Once you have a working WebVTT subtitle file, all you need to do is to reference it as a child of your Media Element with kind = subtitles:

<video src="sintel.mp4">
<track kind="subtitles"
label="English subtitles"
src="sintel_en.vtt" srclang="en" default></track>
<track kind="subtitles"
label="Sous-titres français"
src="sintel_fr.vtt" srclang="fr"></track>
</video>


If you are using native controls in your browser, you should see an icon allowing you to activate subtitles (the browser will automatically pick the subtitles track defined as default, or the first one it encounters), and possibly even a list of subtitles to choose from (unfortunately not at the time this article is written).

If you want to use your own controls, you can activate subtitles programmatically:

tracks = video.textTracks;
for(var j=0; j < tracks.length;j++){
track = tracks[j];
if(track.kind === "subtitles"){
if(track.language == 'fr'){
track.mode = 'showing';
}else{
track.mode = 'disabled';
}
}
}


## Adding Chapters

WebVTT can be used to describe subtitles, but also chapters.

The syntax is pretty much the same as the one used for subtitles:

WEBVTT

00:00:00.000 --> 00:01:45.999
Opening credits

00:01:46.000 --> 00:02:37.999
A dangerous quest

00:02:38.000 --> 00:04:46.999
Scales


Again, adding support for chaptering to a Media content is as easy as referencing the corresponding WebVTT file with kind = chapter:

<video src="sintel.mp4">
<track kind="chapter"
label="Chapters"
src="sintel_chapters.vtt" srclang="en"></track>
</video>


It is not entirely clear yet what the native interface would be when presenting a content described in chapters, and it is not supported yet anyway, so the best option is to set the corresponding track to hidden, which tells the browser to process the text track without displaying it, and provide our own user interface for chaptering:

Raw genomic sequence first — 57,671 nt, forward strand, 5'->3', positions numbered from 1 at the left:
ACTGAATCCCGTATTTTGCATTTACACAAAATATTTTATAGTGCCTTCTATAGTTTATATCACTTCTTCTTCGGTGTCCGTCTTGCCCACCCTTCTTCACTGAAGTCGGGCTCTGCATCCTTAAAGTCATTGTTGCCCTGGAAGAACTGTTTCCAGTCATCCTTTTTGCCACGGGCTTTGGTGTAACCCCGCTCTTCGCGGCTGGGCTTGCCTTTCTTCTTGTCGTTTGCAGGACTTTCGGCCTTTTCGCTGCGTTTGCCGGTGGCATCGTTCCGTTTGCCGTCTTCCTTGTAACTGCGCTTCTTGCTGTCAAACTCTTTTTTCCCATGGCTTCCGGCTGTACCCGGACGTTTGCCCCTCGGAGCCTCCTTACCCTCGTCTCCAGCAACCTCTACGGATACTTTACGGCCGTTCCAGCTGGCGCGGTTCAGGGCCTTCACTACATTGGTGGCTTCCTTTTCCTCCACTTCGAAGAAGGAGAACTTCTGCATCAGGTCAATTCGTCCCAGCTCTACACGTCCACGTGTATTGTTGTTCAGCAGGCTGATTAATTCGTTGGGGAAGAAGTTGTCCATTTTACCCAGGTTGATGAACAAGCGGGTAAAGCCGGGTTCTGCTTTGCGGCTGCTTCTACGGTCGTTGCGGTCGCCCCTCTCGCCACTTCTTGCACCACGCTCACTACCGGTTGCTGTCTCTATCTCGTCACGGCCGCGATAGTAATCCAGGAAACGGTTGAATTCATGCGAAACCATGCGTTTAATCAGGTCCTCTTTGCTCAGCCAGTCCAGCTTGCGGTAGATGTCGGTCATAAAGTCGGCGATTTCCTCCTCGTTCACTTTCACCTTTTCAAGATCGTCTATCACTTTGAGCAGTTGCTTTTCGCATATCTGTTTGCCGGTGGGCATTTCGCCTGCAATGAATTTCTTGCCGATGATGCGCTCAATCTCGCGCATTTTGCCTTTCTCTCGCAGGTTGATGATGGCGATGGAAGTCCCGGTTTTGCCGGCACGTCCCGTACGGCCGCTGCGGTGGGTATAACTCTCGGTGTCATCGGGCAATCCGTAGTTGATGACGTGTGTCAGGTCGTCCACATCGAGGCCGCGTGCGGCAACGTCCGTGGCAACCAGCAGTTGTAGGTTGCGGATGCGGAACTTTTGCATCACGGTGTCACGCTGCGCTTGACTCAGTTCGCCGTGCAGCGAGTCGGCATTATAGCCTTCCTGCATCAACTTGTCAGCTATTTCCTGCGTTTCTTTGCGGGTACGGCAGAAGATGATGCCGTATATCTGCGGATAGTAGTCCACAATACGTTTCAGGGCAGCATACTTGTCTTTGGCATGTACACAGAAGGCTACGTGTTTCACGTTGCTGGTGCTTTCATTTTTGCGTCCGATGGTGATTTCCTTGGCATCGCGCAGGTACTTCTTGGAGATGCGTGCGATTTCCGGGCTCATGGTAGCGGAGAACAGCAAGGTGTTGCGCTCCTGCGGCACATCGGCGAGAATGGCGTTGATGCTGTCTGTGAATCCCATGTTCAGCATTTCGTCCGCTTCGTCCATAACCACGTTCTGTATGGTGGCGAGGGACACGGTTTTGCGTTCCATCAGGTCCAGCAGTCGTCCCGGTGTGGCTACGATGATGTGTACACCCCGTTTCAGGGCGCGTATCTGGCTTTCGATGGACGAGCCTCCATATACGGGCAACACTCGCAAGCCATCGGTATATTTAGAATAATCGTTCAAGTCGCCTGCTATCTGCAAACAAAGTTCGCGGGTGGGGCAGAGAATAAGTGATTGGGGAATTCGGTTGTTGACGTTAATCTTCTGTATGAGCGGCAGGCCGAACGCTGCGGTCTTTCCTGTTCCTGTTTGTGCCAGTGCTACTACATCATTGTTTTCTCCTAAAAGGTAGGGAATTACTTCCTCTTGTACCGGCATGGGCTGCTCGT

Typically, we would like to provide the following features:

• to list chapters,
• to allow the user to select a chapter,
• to highlight the current chapter during playback.

We will attach the code to hide the track and list chapters to the load event of the element:

<video src="sintel.mp4">
<track kind="chapter"
label="Chapters"
src="sintel_chapters.vtt" srclang="en"
onload = "displayChapters(this)"></track>
</video>

function displayChapters(trackElt){
if((trackElt) && (textTrack = trackElt.track)){
if(textTrack.kind === "chapters"){
// Do not show the track
textTrack.mode = 'hidden';
var chapterBlock = document.getElementById("chapters");
// List cues
for (var i = 0; i < textTrack.cues.length; ++i) {
var cue = textTrack.cues[i];
var chapterName = cue.text;
var start = cue.startTime;
// Design an interface here allowing to choose a chapter
....
}
}
}
}


To select a chapter we tell the browser to seek to the corresponding position in the timeline:

video.currentTime = cue.startTime


To highlight the current chapter, we listen to the cuechange event:

function displayChapters(trackElt){
if((trackElt) && (textTrack = trackElt.track)){
....
textTrack.addEventListener("cuechange",
function(evt){
// Assuming here there is only one cue active, ie
// chapters are not overlapping
var cue = this.activeCues[0];
// Use cue parameters to identify chapter and
// provide visual feedback
...
},
false);
}
}


And that’s about it !

## Demo

Click on the image below to see how it works when all the pieces are put together:

## Browser support

At the time this article is written, out-of-band Timed Text Tracks using the WebVTT format are supported by Chrome and Internet Explorer 10.